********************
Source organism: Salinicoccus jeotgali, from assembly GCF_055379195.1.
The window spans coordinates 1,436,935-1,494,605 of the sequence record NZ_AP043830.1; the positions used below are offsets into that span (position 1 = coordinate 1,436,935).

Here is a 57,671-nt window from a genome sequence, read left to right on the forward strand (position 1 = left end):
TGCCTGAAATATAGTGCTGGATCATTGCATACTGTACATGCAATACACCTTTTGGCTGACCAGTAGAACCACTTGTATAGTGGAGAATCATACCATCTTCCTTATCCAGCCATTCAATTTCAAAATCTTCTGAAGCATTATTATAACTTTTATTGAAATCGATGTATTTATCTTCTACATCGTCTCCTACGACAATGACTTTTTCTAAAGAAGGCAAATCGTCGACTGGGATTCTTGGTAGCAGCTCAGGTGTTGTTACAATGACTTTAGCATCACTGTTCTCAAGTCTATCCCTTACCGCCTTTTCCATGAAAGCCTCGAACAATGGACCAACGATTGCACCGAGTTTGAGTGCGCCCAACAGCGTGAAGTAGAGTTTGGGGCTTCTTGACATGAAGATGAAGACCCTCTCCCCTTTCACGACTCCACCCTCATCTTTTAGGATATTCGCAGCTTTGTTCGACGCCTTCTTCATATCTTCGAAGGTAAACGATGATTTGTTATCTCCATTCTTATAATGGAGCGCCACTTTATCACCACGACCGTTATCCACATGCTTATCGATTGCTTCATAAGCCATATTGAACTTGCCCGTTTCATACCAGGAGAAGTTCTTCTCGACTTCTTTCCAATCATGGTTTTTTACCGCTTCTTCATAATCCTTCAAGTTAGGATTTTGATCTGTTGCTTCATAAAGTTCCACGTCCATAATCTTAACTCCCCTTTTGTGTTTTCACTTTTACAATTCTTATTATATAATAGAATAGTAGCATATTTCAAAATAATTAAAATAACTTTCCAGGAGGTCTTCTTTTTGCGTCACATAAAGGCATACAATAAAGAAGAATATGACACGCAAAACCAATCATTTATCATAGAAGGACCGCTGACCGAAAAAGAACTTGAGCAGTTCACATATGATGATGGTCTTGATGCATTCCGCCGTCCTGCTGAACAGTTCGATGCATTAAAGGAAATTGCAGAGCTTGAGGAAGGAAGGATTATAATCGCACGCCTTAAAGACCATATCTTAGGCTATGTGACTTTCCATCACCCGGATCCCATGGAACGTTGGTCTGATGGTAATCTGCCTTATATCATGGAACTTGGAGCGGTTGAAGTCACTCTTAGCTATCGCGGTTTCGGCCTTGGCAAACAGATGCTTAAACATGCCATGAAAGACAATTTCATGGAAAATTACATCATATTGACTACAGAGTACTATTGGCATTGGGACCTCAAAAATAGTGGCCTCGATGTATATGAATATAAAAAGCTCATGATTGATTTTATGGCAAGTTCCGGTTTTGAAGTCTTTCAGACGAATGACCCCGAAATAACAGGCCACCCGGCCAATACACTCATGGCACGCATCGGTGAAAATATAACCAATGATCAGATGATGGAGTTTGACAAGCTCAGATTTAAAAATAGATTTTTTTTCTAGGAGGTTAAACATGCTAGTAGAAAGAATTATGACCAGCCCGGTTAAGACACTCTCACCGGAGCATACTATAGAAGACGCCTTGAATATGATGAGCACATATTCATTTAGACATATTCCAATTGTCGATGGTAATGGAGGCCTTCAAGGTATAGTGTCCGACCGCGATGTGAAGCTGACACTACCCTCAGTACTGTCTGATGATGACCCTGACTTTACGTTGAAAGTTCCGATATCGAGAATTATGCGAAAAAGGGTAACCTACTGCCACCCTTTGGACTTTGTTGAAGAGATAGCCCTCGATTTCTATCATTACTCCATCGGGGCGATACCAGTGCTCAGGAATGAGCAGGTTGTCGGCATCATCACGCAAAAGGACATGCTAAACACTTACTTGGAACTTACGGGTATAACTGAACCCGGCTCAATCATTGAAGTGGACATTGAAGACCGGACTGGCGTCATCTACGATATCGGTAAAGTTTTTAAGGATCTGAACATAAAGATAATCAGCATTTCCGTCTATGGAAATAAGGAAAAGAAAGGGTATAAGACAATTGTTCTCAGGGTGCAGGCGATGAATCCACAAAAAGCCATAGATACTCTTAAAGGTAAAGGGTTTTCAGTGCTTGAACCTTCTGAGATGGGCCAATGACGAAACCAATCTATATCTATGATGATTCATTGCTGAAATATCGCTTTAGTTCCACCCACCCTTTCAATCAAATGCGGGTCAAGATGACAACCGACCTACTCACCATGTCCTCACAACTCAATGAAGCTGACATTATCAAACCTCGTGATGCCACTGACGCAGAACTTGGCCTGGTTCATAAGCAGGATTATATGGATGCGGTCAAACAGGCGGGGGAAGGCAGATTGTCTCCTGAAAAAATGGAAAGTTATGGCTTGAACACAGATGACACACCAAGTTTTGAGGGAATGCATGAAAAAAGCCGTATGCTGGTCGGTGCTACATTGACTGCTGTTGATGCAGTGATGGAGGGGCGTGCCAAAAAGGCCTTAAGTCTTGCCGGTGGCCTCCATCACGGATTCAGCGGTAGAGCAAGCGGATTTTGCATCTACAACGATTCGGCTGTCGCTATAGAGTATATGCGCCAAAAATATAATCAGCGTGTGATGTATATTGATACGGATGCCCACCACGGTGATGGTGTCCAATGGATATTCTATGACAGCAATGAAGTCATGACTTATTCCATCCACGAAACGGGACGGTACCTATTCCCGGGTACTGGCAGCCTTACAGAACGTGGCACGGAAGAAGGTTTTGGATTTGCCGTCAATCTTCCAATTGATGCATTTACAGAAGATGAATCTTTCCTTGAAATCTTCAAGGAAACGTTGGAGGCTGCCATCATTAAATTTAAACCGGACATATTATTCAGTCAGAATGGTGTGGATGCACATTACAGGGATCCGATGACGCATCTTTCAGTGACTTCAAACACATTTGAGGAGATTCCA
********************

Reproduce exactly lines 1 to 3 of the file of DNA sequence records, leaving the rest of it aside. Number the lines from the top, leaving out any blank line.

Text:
Source organism: Salinicoccus jeotgali, from assembly GCF_055379195.1.
The window spans coordinates 1,436,935-1,494,605 of the sequence record NZ_AP043830.1; the positions used below are offsets into that span (position 1 = coordinate 1,436,935).

Here is a 57,671-nt window from a genome sequence, read left to right on the forward strand (position 1 = left end):